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My cousin is a diabetic with a gentically weak heart and occaissional blood preassure. Also he is of the old guard that wants tasty food. I need to formulate a workable diet for him. It has to be easy to do with ingrediants that are locally available.

We are already baking most thinks instead of frying. Oil has been cut down to a bare minimum, salt is out and sugar is out.

What I would like help with is anything in terms of advice as to what could work. Do you know a diabetic? Do you know of any foods that are helpful to diabetics? Any websites that deal with diabetic food for Indians?


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Bitter gourd, because it helps to regulate blood sugar, though I'm clueless as to its place in Indian cookery because I understand it to be something with a cold water energy to it, and don't know how spices would affect it.


"I... like... FOOD!" -Red Valkyrie, Gauntlet Legends-

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A friend who was recently diagnosed with diabetes reports wonders from switching to a non-wheat, non-rice diet. She's only eating grains like jowar and bajra and the lucky thing of being in Bombay is that you can get very tasty options with both. Try the jowar khichidi at Swati, or the puffed jowar that's sold in some health food shops (makes a good snack). She's even eating the multigrain bread from Yazdani which is wonderful, in fact that's become my staple bread.


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Are there English names for jowar and bajra?

Achaya gives sorghum for jowar and for bajra he gives its Latin name pennisetum americanum. Ragi, the third in this group of less commonly used grains he describes as finger millet. He also has another entry for millets that describes several other less commonly used types. Some months back this subject came up on this forum and someone posted a link to an excellent FAO document that went into the subject in even more depth, check it out,


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Yes weve put him on Bajra rotis, will look into the Yezdani option.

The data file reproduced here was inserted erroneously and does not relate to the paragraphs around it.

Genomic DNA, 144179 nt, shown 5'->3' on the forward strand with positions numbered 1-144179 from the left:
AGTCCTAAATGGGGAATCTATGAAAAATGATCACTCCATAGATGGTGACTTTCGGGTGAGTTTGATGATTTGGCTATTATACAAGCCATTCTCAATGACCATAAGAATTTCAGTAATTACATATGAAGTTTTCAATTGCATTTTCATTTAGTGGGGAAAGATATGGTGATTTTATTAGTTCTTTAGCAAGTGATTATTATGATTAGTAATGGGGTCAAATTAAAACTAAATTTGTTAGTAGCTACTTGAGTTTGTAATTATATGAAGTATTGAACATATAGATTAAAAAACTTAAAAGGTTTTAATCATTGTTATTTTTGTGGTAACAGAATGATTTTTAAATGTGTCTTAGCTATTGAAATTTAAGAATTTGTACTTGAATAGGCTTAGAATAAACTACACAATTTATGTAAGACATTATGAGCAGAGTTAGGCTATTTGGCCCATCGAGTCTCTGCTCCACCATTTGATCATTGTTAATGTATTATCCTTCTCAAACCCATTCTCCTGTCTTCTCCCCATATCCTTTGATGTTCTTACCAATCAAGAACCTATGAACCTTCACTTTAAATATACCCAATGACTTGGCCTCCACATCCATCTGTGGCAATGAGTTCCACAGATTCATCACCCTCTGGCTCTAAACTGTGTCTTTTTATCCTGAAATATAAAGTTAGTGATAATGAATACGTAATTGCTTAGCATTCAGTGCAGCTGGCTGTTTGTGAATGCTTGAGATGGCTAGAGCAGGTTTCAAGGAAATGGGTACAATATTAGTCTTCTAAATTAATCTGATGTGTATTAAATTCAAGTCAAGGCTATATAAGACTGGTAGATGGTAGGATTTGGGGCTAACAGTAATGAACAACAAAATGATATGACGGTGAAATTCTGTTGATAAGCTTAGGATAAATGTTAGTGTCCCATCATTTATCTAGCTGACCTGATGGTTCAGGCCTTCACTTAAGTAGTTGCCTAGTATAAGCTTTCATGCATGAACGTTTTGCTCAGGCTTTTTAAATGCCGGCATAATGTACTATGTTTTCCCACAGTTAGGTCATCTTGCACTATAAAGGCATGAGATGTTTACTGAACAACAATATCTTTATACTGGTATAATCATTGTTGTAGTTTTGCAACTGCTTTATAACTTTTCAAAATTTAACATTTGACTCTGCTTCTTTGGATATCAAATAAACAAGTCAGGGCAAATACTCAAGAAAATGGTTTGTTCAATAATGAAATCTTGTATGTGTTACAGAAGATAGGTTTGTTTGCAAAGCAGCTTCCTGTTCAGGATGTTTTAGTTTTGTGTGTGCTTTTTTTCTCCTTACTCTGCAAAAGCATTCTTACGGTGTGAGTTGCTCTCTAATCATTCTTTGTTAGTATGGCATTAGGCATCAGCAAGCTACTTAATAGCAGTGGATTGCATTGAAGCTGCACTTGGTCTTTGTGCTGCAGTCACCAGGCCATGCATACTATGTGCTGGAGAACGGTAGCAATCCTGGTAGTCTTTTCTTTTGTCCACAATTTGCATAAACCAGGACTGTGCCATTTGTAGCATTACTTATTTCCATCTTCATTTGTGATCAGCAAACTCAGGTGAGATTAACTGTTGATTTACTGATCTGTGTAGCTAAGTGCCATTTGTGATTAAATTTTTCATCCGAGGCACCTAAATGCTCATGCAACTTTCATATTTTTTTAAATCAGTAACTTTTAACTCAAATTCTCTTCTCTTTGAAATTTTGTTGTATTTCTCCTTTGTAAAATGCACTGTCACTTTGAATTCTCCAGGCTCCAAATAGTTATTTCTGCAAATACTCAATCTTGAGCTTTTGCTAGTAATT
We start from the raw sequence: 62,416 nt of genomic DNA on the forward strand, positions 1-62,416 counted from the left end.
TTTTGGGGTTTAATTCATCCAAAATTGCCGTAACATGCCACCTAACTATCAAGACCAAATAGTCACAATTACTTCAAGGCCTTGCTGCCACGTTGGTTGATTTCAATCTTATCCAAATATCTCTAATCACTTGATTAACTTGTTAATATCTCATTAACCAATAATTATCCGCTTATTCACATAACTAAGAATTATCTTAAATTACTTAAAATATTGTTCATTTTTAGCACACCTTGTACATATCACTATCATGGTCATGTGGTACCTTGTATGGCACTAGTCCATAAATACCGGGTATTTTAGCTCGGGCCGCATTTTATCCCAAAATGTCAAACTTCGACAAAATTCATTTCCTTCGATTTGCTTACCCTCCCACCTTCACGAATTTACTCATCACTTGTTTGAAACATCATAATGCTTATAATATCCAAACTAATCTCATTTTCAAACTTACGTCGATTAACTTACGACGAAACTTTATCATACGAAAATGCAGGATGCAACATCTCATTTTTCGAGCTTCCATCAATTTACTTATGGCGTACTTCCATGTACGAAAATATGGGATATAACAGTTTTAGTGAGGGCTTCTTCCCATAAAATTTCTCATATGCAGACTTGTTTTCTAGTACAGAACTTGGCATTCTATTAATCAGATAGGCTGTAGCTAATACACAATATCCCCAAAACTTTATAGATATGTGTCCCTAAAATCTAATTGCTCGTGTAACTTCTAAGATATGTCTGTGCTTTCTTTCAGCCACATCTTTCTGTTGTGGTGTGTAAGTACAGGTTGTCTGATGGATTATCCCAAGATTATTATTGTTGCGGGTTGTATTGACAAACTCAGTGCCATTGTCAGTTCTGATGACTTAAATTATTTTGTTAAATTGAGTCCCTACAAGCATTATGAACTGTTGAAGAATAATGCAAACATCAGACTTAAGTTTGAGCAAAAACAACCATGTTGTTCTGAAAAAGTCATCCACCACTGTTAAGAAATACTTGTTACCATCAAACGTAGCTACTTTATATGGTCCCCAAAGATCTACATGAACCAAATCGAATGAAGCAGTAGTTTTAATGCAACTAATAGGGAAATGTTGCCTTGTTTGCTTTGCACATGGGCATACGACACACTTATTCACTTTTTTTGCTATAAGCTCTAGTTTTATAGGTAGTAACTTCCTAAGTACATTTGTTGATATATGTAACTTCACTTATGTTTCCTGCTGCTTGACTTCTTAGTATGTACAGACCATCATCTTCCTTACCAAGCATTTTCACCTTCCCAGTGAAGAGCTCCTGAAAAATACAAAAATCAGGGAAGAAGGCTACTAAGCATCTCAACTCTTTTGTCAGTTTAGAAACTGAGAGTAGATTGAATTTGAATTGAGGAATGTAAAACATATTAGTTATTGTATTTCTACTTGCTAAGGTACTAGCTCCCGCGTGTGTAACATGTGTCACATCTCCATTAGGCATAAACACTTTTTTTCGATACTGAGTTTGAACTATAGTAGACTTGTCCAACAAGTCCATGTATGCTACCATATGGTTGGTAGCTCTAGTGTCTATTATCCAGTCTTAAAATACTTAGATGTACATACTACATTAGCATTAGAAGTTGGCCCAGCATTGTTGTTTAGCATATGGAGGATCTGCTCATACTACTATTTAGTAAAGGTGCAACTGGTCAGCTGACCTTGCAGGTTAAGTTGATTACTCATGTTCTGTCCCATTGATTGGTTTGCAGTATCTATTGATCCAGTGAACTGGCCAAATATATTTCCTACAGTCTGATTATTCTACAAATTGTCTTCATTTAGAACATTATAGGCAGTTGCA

Is there an interesting way to package Karela.

FYI for your friend, Methi sprouts work too, the taste really good more crunchy less bitter. I used to have them a lot and I did not have a prob with diabetes, I just liked them tossed in salads or with other sproute. Also made Masala bhaat with them.


PS editted for too much use of the word "nice"!

Edited by Rushina (log)
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I have switched to low-carb diet in the last few months and that has helped me keep my blood sugars in the controlled range for most times. For the Indian food, especially North Indian, bread is a staple. So after experimenting with various combinations, this is the ratio that works best for me. 2.5 cups of regular whole wheat flour (atta) and 1 cup of soy flour. The dough becomes low-carb, remains pliable and rotis/paranthas turn out very good. Actually they remain soft even after being in the fridge for 3-4 days or more.

I remember long time back in Delhi, my father used to get special missa atta milled. It was 5 kg of wheat, 1 kg of soy beans and 1 kg of black chana. Use this atta for rotis for diabetic people and you dont have to worry about blood sugars spiking due to wheat.

Of course, you stay away from processed flour (maida), rice and potatoes as well.

Hope this helps.

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I have read that chana dal is extremely low on the glycemic index. Relative to other legumes, eating chana commonly leads to an exceptionally low blood sugar response in diabetics.

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Is there an interesting way to package Karela.

If you do not like Karelas or Ucchhes (bengali name for the small bittter melon), I guess one way to make them more palatable is to have sliced up and deep fried. Bengalis have these when eating rice and dal.

But deep-frying sort of defeats the purpose here, doesn't it?

Another way we cook it is make a chorchori out of it with sliced potatoes and sliced bitter melon (basically, just a stir fry with turmeric powder, coriander and cumin, and green chiles).

But adding potatoes will also defeat the purpose here.


My mom eats mashed boiled bitter melon (with just salt added) with rice. I can't eat it. Even though I actually like bitter melon.